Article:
- Do you think it’s too early for your nine year old to track his/her finances?
- Do you feel guilty of burdening them with money decisions early in life?
- Do you think they’ll learn to manage money later in life like you did?
If the answer to any or all of these questions is “Yes” then might want to think again!
In the last decade or so, we’ve seen economies reel with recession and unemployment. A lot of it has been attributed to poor management of economies and laxity in taking corrective measures while the crisis could have still been averted.
If anything, this economic environment of uncertainty across the globe has made us realize that it is imperative for households to have a pool of savings to fall back on and to be more aware of their financial health at all times.
Summer months are a great time to start kids on learning new skills. Being away from school helps them focus on a new skill with greater enthusiasm and focus. Our 4-year old has just started tennis lessons and is keeping a keen eye on the French Open. **laughing**
How about this summer you help your child learn a new skill “tracking finances”?
Here are five simple concepts to teach kids money management or tracking finances in 30 minutes or less this summer:
What is their total income?
I recommend starting your kids on a weekly or a monthly allowance if you haven’t already. It helps with the concept of regular income and also how to manage it. The first step in helping your kids keep a track of their finances is to help them ascertain their total monthly income. It could be the allowance that you give them, any errands that they might run for the neighbours or any other source of income howsoever small.
How much do they want to save?
This is a great opportunity to instil the habit of saving in your kids while they are still young. A simple rule of thumb is to save at least 10% to 15% of whatever one earns. You can also encourage them to save some amount to give, help and share.
Do they have any other financial goals to save for?
A great concept to learn early in life is to spend what you have and not what you will have.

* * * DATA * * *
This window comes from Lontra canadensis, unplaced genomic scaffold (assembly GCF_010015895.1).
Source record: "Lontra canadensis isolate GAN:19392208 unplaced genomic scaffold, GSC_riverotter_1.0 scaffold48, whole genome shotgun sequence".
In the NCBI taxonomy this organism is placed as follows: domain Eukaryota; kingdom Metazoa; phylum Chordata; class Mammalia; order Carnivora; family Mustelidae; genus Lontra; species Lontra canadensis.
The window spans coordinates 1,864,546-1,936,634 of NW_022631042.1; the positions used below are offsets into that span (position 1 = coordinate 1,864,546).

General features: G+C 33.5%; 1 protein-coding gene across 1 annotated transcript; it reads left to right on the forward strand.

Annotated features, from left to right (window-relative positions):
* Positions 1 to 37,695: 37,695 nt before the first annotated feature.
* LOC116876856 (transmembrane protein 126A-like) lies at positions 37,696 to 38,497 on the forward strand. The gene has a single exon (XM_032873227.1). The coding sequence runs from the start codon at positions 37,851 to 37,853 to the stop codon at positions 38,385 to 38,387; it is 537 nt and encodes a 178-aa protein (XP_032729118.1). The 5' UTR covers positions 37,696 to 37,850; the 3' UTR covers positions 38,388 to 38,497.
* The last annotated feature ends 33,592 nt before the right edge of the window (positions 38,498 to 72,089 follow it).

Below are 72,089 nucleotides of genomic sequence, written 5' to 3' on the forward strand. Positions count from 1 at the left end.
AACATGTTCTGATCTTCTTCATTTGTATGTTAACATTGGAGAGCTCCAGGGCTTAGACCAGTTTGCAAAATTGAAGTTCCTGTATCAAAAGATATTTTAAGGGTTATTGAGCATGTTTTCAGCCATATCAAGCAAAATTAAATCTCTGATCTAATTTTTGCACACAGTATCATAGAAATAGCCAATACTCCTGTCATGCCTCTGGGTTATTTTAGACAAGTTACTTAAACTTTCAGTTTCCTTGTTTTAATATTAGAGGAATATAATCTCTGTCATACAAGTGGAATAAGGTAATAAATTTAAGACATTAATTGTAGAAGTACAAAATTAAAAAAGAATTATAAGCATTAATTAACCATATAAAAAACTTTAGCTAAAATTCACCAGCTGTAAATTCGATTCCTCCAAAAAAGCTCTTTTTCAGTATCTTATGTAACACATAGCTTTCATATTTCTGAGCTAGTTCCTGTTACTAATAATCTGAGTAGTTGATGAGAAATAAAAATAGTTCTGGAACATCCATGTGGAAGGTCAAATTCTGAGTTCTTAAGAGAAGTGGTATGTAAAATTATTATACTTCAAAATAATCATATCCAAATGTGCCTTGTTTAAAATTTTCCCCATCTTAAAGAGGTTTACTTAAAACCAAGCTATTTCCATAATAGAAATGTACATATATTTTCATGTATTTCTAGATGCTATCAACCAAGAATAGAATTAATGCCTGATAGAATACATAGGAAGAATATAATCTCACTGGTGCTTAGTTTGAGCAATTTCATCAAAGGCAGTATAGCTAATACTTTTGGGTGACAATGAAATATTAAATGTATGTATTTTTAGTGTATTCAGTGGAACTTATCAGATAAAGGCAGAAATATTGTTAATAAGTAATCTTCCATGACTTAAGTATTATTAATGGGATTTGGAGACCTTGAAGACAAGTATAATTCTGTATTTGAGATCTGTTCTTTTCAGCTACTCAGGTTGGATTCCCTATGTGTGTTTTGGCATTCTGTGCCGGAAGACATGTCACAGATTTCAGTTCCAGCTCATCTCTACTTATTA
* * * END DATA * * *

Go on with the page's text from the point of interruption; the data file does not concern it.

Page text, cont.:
It is an important concept for children to understand that credit can get you in a spiral of debt very easily so one should avoid credit as much as possible. Of course, there will be instances where credit is the only option like buying your own house on mortgage. However, for most of our needs we can plan our purchase and save for it instead of paying hefty interest rates on our credit card.
So, if your kid wants to buy the latest release on the Xbox game catalog, have him plan to save for it or pick up an extra errand to pay for it. It is a good idea to put aside another 10% to 15% of the total pay every month for financial goals like these so that you don’t always have to defer their purchase till the time they have enough cash saved for it.
What is their weekly spending capacity?
In reality, only 70% to 80% of what they earn will be available for them to spend.
For instance, if your child earns $100 every month including his/her allowance then $15 must be kept aside for medium to long term saving and also for giving, helping and sharing. Another $15 must be kept aside for short term financial goals like the latest Xbox game or a latest gizmo. The balance $70 is what should be kept for spending.
Breaking it down further into weekly spend would let them know that they have approximately $18 to spend every week. This will help them have a spending limit in mind to adhere to.
What is their reward?
Most of us provide our kids with a structure when it comes to learning, everyday routines, and sometimes even play so why not do the same, when it comes to teaching them a critical life skill like money management.
Even adults struggle with keeping up with their budgets and spending habits so never forget to reward your child for meeting his/her spending budget. Surprise them by paying for their next big purchase and helping them save that extra bit more.
These simple concepts can help a child understand that for most of us in life, money is finite and needs to be treated with respect, and also that no matter how much we earn we should not only save for our future but also not forget to give and share with others.
How do you teach your children to track their finances? How will you teach kids money management this summer?
Photo Credit – Carissa Rogers